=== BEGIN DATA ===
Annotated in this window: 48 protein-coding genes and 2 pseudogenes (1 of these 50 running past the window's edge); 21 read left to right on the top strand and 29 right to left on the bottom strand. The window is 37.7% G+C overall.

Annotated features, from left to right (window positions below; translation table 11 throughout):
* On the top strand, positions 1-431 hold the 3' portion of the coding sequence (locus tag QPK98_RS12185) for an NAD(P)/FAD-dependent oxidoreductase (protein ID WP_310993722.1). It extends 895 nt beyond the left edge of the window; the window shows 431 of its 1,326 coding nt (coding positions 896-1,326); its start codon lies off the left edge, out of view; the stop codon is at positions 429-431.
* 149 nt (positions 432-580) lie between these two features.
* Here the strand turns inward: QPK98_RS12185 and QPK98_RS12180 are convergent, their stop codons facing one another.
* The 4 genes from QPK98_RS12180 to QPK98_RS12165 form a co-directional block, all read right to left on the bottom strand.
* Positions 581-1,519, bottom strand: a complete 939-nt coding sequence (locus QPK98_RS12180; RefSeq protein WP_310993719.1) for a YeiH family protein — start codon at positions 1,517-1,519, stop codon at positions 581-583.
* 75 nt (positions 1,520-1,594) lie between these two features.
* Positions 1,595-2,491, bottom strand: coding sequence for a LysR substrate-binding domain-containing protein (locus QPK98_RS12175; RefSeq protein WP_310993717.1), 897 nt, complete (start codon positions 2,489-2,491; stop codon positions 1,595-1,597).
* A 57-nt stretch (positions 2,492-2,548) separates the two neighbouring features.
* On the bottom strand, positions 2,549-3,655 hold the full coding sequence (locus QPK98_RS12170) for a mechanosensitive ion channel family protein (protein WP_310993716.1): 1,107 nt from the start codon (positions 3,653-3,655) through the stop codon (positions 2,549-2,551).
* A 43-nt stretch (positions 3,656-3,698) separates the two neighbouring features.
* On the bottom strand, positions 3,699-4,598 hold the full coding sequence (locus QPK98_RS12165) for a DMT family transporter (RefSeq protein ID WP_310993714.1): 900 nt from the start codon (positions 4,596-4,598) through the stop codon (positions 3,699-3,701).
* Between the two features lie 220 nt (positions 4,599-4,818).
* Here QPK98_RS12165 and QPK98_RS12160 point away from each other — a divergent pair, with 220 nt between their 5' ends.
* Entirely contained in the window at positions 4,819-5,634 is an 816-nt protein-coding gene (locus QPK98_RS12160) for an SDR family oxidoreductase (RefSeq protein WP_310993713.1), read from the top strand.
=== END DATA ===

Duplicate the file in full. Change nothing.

Annotated in this window: 48 protein-coding genes and 2 pseudogenes (1 of these 50 running past the window's edge); 21 read left to right on the top strand and 29 right to left on the bottom strand. The window is 37.7% G+C overall.

Annotated features, from left to right (window positions below; translation table 11 throughout):
* On the top strand, positions 1-431 hold the 3' portion of the coding sequence (locus tag QPK98_RS12185) for an NAD(P)/FAD-dependent oxidoreductase (protein ID WP_310993722.1). It extends 895 nt beyond the left edge of the window; the window shows 431 of its 1,326 coding nt (coding positions 896-1,326); its start codon lies off the left edge, out of view; the stop codon is at positions 429-431.
* 149 nt (positions 432-580) lie between these two features.
* Here the strand turns inward: QPK98_RS12185 and QPK98_RS12180 are convergent, their stop codons facing one another.
* The 4 genes from QPK98_RS12180 to QPK98_RS12165 form a co-directional block, all read right to left on the bottom strand.
* Positions 581-1,519, bottom strand: a complete 939-nt coding sequence (locus QPK98_RS12180; RefSeq protein WP_310993719.1) for a YeiH family protein — start codon at positions 1,517-1,519, stop codon at positions 581-583.
* 75 nt (positions 1,520-1,594) lie between these two features.
* Positions 1,595-2,491, bottom strand: coding sequence for a LysR substrate-binding domain-containing protein (locus QPK98_RS12175; RefSeq protein WP_310993717.1), 897 nt, complete (start codon positions 2,489-2,491; stop codon positions 1,595-1,597).
* A 57-nt stretch (positions 2,492-2,548) separates the two neighbouring features.
* On the bottom strand, positions 2,549-3,655 hold the full coding sequence (locus QPK98_RS12170) for a mechanosensitive ion channel family protein (protein WP_310993716.1): 1,107 nt from the start codon (positions 3,653-3,655) through the stop codon (positions 2,549-2,551).
* A 43-nt stretch (positions 3,656-3,698) separates the two neighbouring features.
* On the bottom strand, positions 3,699-4,598 hold the full coding sequence (locus QPK98_RS12165) for a DMT family transporter (RefSeq protein ID WP_310993714.1): 900 nt from the start codon (positions 4,596-4,598) through the stop codon (positions 3,699-3,701).
* Between the two features lie 220 nt (positions 4,599-4,818).
* Here QPK98_RS12165 and QPK98_RS12160 point away from each other — a divergent pair, with 220 nt between their 5' ends.
* Entirely contained in the window at positions 4,819-5,634 is an 816-nt protein-coding gene (locus QPK98_RS12160) for an SDR family oxidoreductase (RefSeq protein WP_310993713.1), read from the top strand.